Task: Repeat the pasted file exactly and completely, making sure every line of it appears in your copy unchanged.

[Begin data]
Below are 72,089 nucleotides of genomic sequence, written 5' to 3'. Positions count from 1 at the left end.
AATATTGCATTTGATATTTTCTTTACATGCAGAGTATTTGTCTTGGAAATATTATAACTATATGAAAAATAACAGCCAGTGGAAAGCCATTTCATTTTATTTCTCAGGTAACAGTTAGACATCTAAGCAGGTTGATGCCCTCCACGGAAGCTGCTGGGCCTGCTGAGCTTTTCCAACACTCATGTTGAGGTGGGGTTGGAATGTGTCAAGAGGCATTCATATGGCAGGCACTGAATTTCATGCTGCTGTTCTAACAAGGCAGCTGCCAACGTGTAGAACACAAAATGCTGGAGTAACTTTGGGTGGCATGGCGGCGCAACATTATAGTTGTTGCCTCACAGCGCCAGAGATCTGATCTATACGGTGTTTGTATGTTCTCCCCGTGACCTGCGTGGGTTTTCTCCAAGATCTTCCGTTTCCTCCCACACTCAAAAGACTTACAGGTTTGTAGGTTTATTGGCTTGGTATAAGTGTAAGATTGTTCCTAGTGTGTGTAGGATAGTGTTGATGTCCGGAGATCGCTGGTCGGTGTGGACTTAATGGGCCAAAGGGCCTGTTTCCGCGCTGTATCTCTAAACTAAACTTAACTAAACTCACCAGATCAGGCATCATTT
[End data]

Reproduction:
Below are 72,089 nucleotides of genomic sequence, written 5' to 3'. Positions count from 1 at the left end.
AATATTGCATTTGATATTTTCTTTACATGCAGAGTATTTGTCTTGGAAATATTATAACTATATGAAAAATAACAGCCAGTGGAAAGCCATTTCATTTTATTTCTCAGGTAACAGTTAGACATCTAAGCAGGTTGATGCCCTCCACGGAAGCTGCTGGGCCTGCTGAGCTTTTCCAACACTCATGTTGAGGTGGGGTTGGAATGTGTCAAGAGGCATTCATATGGCAGGCACTGAATTTCATGCTGCTGTTCTAACAAGGCAGCTGCCAACGTGTAGAACACAAAATGCTGGAGTAACTTTGGGTGGCATGGCGGCGCAACATTATAGTTGTTGCCTCACAGCGCCAGAGATCTGATCTATACGGTGTTTGTATGTTCTCCCCGTGACCTGCGTGGGTTTTCTCCAAGATCTTCCGTTTCCTCCCACACTCAAAAGACTTACAGGTTTGTAGGTTTATTGGCTTGGTATAAGTGTAAGATTGTTCCTAGTGTGTGTAGGATAGTGTTGATGTCCGGAGATCGCTGGTCGGTGTGGACTTAATGGGCCAAAGGGCCTGTTTCCGCGCTGTATCTCTAAACTAAACTTAACTAAACTCACCAGATCAGGCATCATTT